Jessica Fanzo focuses on why increased attention on healthy and sustainable diets is crucial for achieving SDG2. Although there has been a growing international discourse on what constitutes a “healthy diet”, improving the dietary habits of the world’s population has been extremely challenging. Most countries face some form of malnutrition, and sub-optimal diets are a major cause of various forms of hunger. Fanzo discusses the crucial role of SDG2 in achieving the wider 2030 Agenda for sustainable development and examines the uneven global progress thus far, including potential challenges ahead. She also critically discusses the impact of numerous ethical considerations and inherent trade-offs related to the achievement of sustainable and healthy diets, including the rapid population growth, economic crises, income inequality and climate change.
Although the SDGs are receiving increased international attention, Marc Cohen finds that the global agenda aimed at reducing hunger is characterized by serious policy incoherence. The international discourse is frequently characterized by fancy rhetoric and generous sounding pledges that have not resulted in greater political commitments to ending hunger. While national policies and budgets continue to neglect agriculture and irrigation, the agriculture trade and security policies of influential foreign donor countries also often undercut efforts to strengthen agricultural development in low-income country contexts. Cohen examines the growing gap between words and actions. He concludes that policy incoherence on SDG 2 results from a combination of agricultural subsidies in high-income countries and the resulting dumping of surplus products in aid-recipient countries, an excessive focus on defense spending and arms trade in many parts of the world and ineffective policies aimed at supporting smallholder farmers.
My essay with Michael Chasukwa focuses on the politics of food policy in Malawi – one of the poorest countries in the world. Many low-income countries, including those that are heavily dependent on foreign aid – are struggling to formulate and implement policies aimed at promoting the SDGs. Although Malawi has achieved some success in relation to reducing child mortality and combating HIV/AIDs, food insecurity remains high despite considerable political talk on the need to strengthen the country’s agriculture sector. We focus on a key intervention of the Malawian government in recent years – the Farm Input Subsidy program (FISP) – which is characterized by institutional rivalry, lack of coordination, inadequate financial resources, corruption and poor implementation. Agriculture policy in the country is not only haphazardly formulated and implemented, it is also excessive focused on securing availability of maize at the expense of other crops with the potential of diversifying diets and promoting greater food security.
The five essays in this special issue collectively identify and discuss barriers and challenges to achieving the SDGs in general and SDG 2 in particular. The overall conclusion in recent reports on hunger and food insecurity is that the world is continuing to move further away from achieving SDG 2. And the UN Special Rapporteur on Extreme Poverty and Human Rights (Human Rights Council 2019) has recently argued that if the current trend of global warming continues, several hundred million people risk food insecurity with a decline in food production due to crop yield losses. These groups also risk water insecurity and greater risks of malaria, diarrhea and heat stress. An increase in the frequency of droughts and floods and the resulting displacement will have a disproportionate impact on the daily lives of those living in poverty. The enormous scale of world hunger requires us to update our approaches (making them bolder and involving multisectoral collaboration across different policy domains) and ensure that our interventions are better targeted both socially and geographically, taking into account inequality, conflict, gender, climate and economic slowdowns.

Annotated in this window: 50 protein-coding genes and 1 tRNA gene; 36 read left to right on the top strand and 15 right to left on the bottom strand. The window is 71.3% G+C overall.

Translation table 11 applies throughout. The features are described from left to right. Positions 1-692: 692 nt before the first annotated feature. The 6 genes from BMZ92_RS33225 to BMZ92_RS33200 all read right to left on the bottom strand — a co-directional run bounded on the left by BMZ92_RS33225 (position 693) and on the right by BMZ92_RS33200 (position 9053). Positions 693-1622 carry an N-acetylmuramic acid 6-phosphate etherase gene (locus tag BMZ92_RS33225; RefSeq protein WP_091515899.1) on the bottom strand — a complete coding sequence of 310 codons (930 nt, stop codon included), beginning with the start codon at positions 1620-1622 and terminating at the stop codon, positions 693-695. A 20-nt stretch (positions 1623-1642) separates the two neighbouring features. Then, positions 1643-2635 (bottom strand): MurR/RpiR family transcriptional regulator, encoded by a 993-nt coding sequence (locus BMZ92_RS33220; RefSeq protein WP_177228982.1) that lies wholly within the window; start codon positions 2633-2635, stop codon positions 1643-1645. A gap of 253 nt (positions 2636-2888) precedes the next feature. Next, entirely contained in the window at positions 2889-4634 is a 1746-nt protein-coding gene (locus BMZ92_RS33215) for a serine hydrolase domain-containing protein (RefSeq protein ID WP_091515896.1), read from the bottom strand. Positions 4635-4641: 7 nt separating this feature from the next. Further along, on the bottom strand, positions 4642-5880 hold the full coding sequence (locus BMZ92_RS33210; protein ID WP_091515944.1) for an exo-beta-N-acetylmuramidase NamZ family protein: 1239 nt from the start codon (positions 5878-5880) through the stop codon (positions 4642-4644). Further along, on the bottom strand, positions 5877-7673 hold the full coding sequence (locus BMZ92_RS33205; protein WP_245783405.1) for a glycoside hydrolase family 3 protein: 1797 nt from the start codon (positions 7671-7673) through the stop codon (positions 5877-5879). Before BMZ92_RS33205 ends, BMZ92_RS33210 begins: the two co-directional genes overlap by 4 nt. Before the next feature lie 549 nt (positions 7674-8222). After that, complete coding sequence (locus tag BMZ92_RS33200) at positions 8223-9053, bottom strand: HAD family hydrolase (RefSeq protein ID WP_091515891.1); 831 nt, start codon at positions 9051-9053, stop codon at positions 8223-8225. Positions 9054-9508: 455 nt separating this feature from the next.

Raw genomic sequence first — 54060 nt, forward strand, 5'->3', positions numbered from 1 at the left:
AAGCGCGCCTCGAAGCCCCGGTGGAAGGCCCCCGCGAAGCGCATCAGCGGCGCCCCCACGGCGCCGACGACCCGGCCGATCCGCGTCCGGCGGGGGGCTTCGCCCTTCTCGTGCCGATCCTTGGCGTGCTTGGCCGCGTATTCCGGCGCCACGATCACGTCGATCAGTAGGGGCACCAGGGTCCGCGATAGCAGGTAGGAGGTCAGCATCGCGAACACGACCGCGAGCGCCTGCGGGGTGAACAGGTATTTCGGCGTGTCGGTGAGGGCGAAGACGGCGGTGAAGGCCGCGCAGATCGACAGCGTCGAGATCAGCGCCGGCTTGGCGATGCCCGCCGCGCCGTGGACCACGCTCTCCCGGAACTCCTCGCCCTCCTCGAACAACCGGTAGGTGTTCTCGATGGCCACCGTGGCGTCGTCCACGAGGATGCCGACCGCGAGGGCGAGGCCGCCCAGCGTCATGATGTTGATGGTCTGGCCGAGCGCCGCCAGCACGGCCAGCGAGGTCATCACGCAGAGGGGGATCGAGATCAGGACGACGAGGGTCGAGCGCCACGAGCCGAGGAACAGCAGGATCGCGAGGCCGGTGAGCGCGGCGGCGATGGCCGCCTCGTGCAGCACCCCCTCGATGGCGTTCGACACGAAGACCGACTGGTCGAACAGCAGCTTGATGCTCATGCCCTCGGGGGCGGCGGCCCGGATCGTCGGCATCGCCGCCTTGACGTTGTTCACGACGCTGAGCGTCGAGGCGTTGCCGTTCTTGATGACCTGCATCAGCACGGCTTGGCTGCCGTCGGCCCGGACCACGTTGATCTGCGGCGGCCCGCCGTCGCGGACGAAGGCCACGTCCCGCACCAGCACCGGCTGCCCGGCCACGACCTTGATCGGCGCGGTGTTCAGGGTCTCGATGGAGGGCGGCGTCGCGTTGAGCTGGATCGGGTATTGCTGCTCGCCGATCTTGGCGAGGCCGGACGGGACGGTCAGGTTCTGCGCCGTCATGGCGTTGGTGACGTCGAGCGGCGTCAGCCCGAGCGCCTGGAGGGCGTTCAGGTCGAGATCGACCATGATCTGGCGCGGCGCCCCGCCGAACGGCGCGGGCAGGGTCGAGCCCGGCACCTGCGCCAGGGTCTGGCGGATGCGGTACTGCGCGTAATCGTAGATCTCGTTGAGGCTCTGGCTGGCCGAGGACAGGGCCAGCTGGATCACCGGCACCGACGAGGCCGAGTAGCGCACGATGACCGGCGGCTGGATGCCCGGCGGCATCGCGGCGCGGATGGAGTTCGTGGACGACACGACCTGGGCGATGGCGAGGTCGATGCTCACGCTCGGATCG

- Banik, D. and Miklian, J. (2017) “New Business: The Private Sector as a New Global Development Player”, Global Policy, https://www.globalpolicyjournal.com/blog/24/11/2017/new-business-private-sector-new-global-development-player
- Business Commission (2017) Better Business Better World, http://report.businesscommission.org/uploads/BetterBiz-BetterWorld_170215_012417.pdf
- Doane, D. (2016) “We Won’t Conquer the Mountains of the SDGs Without Humility”, The Guardian, https://www.theguardian.com/global-development-professionals-network/2016/jul/07/sdgs-progress-stay-humble. Accessed 20 Nov 2019
- Engebretsen, E., Heggen, K., Banik, D. & Ottersen, O. P. (2017) “The 2030 Agenda for Sustainable Development and the Power of Ambiguities”, https://www.whatworks.uio.no/blog/2018/sdg_responsibility.html
- FAO (2019) State of Food Security and Nutrition in the World, http://www.fao.org/3/ca5162en/ca5162en.pdf. Accessed 20 Nov 2019
- Human Rights Council (2019) Climate Change and Poverty,https://www.ohchr.org/Documents/Issues/Poverty/A_HRC_41_39.pdf
- Jerven, M. (2014) “Benefits and Costs of the Data for Development Targets for the Post-2015 Development Agenda”, Copenhagen Consensus Center, https://www.copenhagenconsensus.com/sites/default/files/data_assessment_-_jerven.pdf
- Melamed, C. (2015) “Leaving No One Behind: How the SDGs can Bring About Real Change”, Briefing paper, Overseas Development Institute, https://www.odi.org/sites/odi.org.uk/files/odi-assets/publications-opinion-files/9534.pdf
- UN (2014) The Road to Dignity by 2030: Ending Poverty, Transforming All Lives and Protecting the Planet, https://www.un.org/disabilities/documents/reports/SG_Synthesis_Report_Road_to_Dignity_by_2030.pdf
- UN (2015) Transforming Our World: The 2030 Agenda for Sustainable Development, https://sustainabledevelopment.un.org/post2015/transformingourworld. Accessed 20 Nov 2019
- UN (2019) The Sustainable Development Goals Report 2019, https://unstats.un.org/sdgs/report/2019/The-Sustainable-Development-Goals-Report-2019.pdf